Gavin MetcalfGavin Metcalf graduated in 2012 with a BSc (Hons) in Human Biosciences and is currently working as a MRes (and DIC) Cancer Biology Student at Imperial College London.

As a Cancer Research student I am currently responsible for investigating lung cancer cell metastasis (spread around the body) and particular proteins that can influence this process, with aims to find proteins that can be targeted with new treatments.

The role involves a variety of scientific skills, along with working as part of a close team of scientists. I enjoy the variety of skills involved and the fact that I’m contributing towards developing novel therapies for a disease that so many people are afflicted with. Challenges include the fact that biological research is never simple and successful 100% of the time, things often don’t work and a major challenge is trying to work out what has gone wrong and how to right it.

My undergraduate degree gained at the University of Northampton put me in the right position for getting onto this highly competitive course. Additionally, completing a variety of clinical and research internships at various hospitals and laboratories gave me the confidence to work within the challenging area of cancer research within academia.

The course not only gave me the background knowledge of biochemistry and Human Disease, it also provided me with analytical thinking and the opportunity to complete a research based project developing a variety of laboratory skills under the close supervision of excellent researchers.

Many skills and knowledge are useful in my work role including Biochemistry, Immunology, Disease, and Research skills including Chromatography, Spectrophotometry, Microscropy, Venepunctures, Safe handling of sharps and blood samples, computational software use including Chart 5, Excel, and SPSS for statistical analysis.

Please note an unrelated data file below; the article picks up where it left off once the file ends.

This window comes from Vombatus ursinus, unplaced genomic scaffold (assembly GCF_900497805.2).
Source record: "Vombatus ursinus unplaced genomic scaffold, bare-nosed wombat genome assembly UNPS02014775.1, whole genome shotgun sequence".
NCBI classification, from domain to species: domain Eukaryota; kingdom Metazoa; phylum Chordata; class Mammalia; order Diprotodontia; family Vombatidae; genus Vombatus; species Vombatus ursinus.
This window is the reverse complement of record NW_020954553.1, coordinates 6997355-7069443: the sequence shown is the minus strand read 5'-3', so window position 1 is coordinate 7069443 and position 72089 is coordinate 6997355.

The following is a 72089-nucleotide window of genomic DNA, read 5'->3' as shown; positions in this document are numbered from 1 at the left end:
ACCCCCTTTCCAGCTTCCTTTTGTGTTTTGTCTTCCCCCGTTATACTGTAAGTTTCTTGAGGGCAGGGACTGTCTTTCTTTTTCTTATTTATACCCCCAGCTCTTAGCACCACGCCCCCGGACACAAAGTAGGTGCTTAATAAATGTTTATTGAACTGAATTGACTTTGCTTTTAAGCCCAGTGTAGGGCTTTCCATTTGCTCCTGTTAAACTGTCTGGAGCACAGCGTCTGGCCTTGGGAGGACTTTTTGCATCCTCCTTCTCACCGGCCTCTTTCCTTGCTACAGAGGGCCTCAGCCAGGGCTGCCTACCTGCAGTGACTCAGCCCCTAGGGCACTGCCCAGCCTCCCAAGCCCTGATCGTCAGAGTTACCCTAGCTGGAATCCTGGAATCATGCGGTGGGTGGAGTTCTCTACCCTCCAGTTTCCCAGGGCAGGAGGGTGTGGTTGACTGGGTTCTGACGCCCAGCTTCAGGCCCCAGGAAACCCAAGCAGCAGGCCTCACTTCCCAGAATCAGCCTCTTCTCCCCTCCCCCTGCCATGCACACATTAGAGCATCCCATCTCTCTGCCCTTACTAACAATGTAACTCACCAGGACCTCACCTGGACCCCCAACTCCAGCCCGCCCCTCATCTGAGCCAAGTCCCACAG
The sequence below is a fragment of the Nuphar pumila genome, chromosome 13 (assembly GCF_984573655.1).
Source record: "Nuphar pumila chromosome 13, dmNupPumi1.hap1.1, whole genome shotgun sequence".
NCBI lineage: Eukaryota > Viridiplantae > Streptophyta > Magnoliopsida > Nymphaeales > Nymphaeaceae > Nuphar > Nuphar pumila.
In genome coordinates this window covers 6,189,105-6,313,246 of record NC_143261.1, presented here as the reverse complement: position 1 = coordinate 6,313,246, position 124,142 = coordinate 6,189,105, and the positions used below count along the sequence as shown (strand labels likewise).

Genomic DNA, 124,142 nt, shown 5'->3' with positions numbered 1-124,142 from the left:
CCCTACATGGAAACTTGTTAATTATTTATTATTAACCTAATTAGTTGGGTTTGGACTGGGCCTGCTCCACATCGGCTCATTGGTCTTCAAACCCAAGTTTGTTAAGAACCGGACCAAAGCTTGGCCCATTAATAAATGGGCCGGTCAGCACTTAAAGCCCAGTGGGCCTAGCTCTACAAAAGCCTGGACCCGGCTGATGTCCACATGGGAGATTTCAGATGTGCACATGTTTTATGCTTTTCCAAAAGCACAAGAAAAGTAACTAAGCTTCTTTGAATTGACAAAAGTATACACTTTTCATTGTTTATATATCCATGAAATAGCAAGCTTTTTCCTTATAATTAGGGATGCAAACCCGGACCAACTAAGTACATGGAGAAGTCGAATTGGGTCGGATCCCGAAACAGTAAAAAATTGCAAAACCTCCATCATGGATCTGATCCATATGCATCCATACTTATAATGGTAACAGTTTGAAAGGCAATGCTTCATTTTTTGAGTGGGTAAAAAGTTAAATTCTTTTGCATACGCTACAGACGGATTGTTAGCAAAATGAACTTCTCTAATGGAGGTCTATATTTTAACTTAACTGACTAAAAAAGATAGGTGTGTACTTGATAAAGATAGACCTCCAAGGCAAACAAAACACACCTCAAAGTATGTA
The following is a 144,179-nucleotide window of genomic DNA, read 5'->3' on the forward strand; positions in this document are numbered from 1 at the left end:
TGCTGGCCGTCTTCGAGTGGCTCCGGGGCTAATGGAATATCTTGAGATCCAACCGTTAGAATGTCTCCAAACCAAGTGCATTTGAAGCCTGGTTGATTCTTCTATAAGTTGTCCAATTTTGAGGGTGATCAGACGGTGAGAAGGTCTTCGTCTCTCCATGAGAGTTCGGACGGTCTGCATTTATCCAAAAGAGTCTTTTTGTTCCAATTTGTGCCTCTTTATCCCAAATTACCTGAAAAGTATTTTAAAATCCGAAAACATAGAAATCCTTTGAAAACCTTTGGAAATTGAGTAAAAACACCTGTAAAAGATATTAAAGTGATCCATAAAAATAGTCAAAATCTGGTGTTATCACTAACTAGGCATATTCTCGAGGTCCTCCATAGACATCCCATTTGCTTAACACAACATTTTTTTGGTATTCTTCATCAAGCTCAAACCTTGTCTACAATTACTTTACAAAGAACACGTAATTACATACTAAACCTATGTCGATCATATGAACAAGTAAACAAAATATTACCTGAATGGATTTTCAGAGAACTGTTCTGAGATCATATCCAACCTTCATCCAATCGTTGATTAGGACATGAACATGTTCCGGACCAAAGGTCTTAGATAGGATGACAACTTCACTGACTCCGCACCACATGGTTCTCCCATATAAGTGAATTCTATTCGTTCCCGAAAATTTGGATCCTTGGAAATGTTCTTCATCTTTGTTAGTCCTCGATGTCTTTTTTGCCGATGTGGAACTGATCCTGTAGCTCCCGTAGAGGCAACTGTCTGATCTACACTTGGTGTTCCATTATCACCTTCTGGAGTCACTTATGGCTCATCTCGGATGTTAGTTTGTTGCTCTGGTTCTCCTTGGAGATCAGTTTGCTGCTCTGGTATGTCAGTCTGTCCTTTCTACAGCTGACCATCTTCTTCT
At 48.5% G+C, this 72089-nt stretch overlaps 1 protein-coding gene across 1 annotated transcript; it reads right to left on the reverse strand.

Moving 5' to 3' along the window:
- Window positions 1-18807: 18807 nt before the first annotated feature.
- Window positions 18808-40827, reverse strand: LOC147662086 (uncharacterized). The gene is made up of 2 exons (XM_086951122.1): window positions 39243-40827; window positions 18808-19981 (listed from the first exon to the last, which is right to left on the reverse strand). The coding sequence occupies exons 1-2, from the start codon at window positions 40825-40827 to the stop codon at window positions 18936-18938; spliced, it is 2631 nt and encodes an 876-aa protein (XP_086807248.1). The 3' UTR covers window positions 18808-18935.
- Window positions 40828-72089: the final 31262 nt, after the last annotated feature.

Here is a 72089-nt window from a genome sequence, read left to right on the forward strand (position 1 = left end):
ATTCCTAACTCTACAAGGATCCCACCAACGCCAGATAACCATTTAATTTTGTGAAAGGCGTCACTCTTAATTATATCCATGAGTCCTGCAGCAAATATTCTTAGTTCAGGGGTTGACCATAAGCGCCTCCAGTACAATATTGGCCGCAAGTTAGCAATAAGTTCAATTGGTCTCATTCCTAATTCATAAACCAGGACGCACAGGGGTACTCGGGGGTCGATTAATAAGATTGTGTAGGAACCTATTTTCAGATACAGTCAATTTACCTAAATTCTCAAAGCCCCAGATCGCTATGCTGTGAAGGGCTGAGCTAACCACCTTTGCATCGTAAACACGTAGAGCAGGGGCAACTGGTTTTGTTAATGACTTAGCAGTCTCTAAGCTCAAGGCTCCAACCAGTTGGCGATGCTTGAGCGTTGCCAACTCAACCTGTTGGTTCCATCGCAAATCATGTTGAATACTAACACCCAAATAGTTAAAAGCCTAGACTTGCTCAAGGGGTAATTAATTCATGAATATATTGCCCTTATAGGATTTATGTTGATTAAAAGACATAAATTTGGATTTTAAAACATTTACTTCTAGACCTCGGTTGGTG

In terms of giving advice to any undergraduates interested in this work I’d suggest that they complete as many extra research placements as possible, even during your degree. Remember to not only focus on the work you are producing but also constantly question your findings. The key to being a scientist is to question everything.

The course at the University of Northampton was very well organised, with an amazing supportive network of lecturers, each specialising in particular bio-molecular areas including genetics, immunology, biochemistry, health and disease, and neuroscience.

The lectures were informative and never boring, and the laboratories that you work in are new and staffed by friendly and helpful lab technicians.

The University of Northampton as a whole was friendly and Park Campus was a pleasure to call home for three years, the openness of the campus made you feel that you were not in a large town, however the town centre was only a few miles away. I will always appreciate the support and education I received from the University of Northampton.